Impact of trade tensions on global growth worse than expected: IMF Lagarde

'The global economy faces a critical juncture', warns IMF chief Christine Lagarde in a blog post ahead of the G20 summit.

International Monetary Fund chief Christine Lagarde

The pace of growth for the global economy is slowing down worse than expected due to the impact of escalating trade tensions, International Monetary Fund’s chief Christine Lagarde said in relation to a report addressed for the G20 summit due to commence on Friday and Saturday.

United States (US) auto tariffs – a policy which is favoured by US President Donald Trump – if implemented, could cut three quarters of 1% off global growth, the IMF said in its report. If Mr Trump follows through on his plans to impose tariffs on auto imports from all countries except Canada and Mexico, it could lead to a retaliation from trading partners on US exports.

The IMF report noted that trade and Brexit risks “remain acute,” and the lack of certainty in the market poses problems for companies in a tightening credit condition environment.

Referring to the trade tensions between world leaders, Ms Lagarde warned in a separate blog post saying the “global economy faces a critical juncture.”

“Rising trade barriers are ultimately self-defeating for all involved. Thus, it is imperative that all countries steer clear of new trade barriers, while reversing recent tariffs," she cautioned.

Only a month ago, Ms Lagarde had warned of the dangers of the trade frictions, flagging the trade dispute between the US and China. The IMF had downgraded its forecast on the global economy for this year and next year to 3.7%, from the 3.9% prediction it had made in July.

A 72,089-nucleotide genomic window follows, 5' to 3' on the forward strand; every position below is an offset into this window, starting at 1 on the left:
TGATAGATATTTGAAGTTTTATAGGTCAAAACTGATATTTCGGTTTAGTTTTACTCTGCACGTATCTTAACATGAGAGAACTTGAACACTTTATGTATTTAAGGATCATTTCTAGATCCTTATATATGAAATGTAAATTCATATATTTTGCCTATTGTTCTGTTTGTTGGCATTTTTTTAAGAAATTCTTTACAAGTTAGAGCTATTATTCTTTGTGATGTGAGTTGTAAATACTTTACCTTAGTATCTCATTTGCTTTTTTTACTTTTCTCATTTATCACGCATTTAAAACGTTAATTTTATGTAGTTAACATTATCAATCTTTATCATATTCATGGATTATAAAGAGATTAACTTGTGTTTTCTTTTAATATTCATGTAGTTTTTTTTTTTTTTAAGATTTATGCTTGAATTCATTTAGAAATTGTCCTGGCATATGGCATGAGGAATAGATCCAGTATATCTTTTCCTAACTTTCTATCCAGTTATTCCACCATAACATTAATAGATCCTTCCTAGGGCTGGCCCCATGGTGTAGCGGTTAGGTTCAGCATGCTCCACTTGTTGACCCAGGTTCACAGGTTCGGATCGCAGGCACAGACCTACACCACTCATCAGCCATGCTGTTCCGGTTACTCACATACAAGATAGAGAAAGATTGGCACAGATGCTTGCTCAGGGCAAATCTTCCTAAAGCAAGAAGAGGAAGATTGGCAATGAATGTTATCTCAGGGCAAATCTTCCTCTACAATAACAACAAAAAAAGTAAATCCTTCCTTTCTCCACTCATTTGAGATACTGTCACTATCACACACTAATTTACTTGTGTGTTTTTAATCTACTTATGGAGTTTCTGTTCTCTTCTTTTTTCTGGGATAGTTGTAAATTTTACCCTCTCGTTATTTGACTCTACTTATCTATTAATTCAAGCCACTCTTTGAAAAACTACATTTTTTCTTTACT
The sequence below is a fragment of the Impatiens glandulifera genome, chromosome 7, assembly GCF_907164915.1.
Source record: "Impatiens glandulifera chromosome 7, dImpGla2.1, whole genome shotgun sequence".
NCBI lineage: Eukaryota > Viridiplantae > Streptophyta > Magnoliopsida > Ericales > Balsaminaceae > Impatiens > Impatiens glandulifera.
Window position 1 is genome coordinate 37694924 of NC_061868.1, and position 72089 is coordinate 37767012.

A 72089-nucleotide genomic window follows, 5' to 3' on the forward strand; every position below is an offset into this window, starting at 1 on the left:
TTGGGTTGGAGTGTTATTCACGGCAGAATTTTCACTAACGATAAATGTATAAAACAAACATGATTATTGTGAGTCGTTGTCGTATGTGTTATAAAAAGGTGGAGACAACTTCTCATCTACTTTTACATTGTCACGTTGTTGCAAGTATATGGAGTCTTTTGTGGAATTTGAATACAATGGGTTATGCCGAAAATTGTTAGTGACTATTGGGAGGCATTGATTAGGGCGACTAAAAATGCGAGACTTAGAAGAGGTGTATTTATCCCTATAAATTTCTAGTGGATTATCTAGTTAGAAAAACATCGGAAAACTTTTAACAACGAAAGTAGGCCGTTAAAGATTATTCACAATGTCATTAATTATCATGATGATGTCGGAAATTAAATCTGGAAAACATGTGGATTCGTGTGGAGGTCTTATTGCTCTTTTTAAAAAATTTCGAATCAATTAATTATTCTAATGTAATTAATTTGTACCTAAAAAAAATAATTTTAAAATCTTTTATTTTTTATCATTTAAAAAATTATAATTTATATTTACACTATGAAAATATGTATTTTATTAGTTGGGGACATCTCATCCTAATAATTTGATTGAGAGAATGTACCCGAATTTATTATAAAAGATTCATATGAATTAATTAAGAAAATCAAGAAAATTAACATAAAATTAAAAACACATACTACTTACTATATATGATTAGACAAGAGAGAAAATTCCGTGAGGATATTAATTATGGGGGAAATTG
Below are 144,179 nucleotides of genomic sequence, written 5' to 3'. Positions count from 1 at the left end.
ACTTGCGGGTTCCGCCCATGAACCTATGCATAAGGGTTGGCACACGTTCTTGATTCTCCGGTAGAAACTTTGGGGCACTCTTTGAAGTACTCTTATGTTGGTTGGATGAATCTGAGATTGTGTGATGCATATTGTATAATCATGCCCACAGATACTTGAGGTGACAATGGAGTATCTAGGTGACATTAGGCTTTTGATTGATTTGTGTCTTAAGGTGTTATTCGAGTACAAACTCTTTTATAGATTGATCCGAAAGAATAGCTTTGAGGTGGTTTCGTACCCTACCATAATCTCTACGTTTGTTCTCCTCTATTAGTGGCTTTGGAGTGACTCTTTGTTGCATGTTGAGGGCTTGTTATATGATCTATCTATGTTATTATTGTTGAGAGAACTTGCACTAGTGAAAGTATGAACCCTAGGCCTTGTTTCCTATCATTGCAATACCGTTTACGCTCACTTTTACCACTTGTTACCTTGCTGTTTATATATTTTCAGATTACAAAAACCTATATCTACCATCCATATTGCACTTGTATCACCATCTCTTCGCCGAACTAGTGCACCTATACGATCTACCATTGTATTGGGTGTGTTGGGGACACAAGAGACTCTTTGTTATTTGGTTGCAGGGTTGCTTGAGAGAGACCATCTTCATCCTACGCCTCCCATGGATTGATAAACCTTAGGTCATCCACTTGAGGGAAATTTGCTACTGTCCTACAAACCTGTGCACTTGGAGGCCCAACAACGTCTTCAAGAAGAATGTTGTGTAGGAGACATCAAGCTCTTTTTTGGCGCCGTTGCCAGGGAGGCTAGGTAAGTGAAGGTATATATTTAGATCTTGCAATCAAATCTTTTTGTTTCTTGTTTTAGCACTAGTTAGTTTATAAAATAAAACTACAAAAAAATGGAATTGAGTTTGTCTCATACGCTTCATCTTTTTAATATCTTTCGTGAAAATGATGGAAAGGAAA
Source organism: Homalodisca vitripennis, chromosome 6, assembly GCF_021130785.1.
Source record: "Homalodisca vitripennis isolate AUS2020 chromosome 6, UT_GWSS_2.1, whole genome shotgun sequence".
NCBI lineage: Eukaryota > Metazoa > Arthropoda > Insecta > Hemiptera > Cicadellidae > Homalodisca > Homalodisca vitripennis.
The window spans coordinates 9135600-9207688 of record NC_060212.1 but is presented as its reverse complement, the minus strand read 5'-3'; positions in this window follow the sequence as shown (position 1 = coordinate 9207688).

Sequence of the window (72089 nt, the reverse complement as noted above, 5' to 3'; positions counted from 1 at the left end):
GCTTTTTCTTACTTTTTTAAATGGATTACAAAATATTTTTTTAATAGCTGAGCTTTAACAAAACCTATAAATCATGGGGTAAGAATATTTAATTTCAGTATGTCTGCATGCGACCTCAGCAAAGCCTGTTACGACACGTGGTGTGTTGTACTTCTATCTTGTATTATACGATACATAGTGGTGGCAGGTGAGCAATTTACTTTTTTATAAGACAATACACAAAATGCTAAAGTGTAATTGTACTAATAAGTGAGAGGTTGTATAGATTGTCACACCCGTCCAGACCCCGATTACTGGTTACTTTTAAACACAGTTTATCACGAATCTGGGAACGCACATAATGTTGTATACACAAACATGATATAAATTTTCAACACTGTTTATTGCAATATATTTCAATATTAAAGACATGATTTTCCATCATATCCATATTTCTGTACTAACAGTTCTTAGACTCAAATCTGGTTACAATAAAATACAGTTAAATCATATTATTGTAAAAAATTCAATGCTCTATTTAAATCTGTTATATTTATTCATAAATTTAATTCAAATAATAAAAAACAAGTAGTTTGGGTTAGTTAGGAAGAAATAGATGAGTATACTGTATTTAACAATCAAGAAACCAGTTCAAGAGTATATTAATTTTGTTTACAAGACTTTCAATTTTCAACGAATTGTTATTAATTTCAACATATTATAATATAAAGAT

The IMF had said that the trade war between China and US will create repercussions to growth for both countries, and they will both see a slower growth outlook for next year as compared to this year.

Trump threatens US auto tariffs to preserve US jobs

Mr Trump has been dabbling with the idea of imposing new auto import tariffs, following the recent job cuts at General Motors (GM) which saw tens of thousands of workers let go in a series of plant closures, due to stiff competition and slower sales.

Extending tariffs that are already present for foreign-built small trucks to the car sector would help local manufacturers, the US president suggests.

"The reason that the small truck business in the US is such a go to favourite is that, for many years, tariffs of 25% have been put on small trucks coming into our country," he wrote in his Twitter. "If we did that with cars coming in, many more cars would be built here."

Mr Trump was angered by GM’s decision to retrench its workers as the firm downsizes, and even threatened to cut government subsidies to the auto giant.

Responding to Mr Trump’s idea to impose auto tariffs, European Union (EU) Trade Commissioner Cecilia Malmstrom warned that the EU would follow suit with a retaliation.

"The EU has a retaliation tariffs list ready if the US imposes autos tariffs on the EU," she said on Wednesday.

The additional levies if imposed is likely to dent auto sales. Many auto makers have been imploring to the US to forgo that idea.

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